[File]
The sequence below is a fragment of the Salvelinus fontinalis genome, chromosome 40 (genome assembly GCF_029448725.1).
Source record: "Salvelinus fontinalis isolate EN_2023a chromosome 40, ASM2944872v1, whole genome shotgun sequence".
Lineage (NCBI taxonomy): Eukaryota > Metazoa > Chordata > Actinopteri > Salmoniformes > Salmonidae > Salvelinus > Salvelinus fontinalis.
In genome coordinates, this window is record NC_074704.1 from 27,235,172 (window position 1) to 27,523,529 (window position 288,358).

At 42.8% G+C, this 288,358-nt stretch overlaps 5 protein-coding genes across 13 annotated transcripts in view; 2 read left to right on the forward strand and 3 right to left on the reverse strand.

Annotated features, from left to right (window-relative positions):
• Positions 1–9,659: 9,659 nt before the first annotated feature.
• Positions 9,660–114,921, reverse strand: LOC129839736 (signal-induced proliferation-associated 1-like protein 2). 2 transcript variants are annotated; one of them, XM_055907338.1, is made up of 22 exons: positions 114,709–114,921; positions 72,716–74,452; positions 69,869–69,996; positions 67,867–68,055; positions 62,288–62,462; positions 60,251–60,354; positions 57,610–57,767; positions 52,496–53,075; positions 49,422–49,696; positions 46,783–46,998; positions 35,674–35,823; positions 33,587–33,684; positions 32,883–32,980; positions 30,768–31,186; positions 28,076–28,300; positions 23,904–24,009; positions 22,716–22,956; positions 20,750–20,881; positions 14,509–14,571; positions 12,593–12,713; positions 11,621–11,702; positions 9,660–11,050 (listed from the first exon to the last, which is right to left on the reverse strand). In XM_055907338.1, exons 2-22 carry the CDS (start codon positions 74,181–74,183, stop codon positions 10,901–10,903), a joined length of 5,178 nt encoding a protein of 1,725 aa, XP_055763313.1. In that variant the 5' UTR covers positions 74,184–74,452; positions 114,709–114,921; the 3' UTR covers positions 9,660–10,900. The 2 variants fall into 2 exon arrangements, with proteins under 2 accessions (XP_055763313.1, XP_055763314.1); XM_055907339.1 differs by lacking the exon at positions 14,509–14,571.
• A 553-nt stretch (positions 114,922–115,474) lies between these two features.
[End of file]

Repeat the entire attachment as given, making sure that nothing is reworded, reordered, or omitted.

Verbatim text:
The sequence below is a fragment of the Salvelinus fontinalis genome, chromosome 40 (genome assembly GCF_029448725.1).
Source record: "Salvelinus fontinalis isolate EN_2023a chromosome 40, ASM2944872v1, whole genome shotgun sequence".
Lineage (NCBI taxonomy): Eukaryota > Metazoa > Chordata > Actinopteri > Salmoniformes > Salmonidae > Salvelinus > Salvelinus fontinalis.
In genome coordinates, this window is record NC_074704.1 from 27,235,172 (window position 1) to 27,523,529 (window position 288,358).

At 42.8% G+C, this 288,358-nt stretch overlaps 5 protein-coding genes across 13 annotated transcripts in view; 2 read left to right on the forward strand and 3 right to left on the reverse strand.

Annotated features, from left to right (window-relative positions):
• Positions 1–9,659: 9,659 nt before the first annotated feature.
• Positions 9,660–114,921, reverse strand: LOC129839736 (signal-induced proliferation-associated 1-like protein 2). 2 transcript variants are annotated; one of them, XM_055907338.1, is made up of 22 exons: positions 114,709–114,921; positions 72,716–74,452; positions 69,869–69,996; positions 67,867–68,055; positions 62,288–62,462; positions 60,251–60,354; positions 57,610–57,767; positions 52,496–53,075; positions 49,422–49,696; positions 46,783–46,998; positions 35,674–35,823; positions 33,587–33,684; positions 32,883–32,980; positions 30,768–31,186; positions 28,076–28,300; positions 23,904–24,009; positions 22,716–22,956; positions 20,750–20,881; positions 14,509–14,571; positions 12,593–12,713; positions 11,621–11,702; positions 9,660–11,050 (listed from the first exon to the last, which is right to left on the reverse strand). In XM_055907338.1, exons 2-22 carry the CDS (start codon positions 74,181–74,183, stop codon positions 10,901–10,903), a joined length of 5,178 nt encoding a protein of 1,725 aa, XP_055763313.1. In that variant the 5' UTR covers positions 74,184–74,452; positions 114,709–114,921; the 3' UTR covers positions 9,660–10,900. The 2 variants fall into 2 exon arrangements, with proteins under 2 accessions (XP_055763313.1, XP_055763314.1); XM_055907339.1 differs by lacking the exon at positions 14,509–14,571.
• A 553-nt stretch (positions 114,922–115,474) lies between these two features.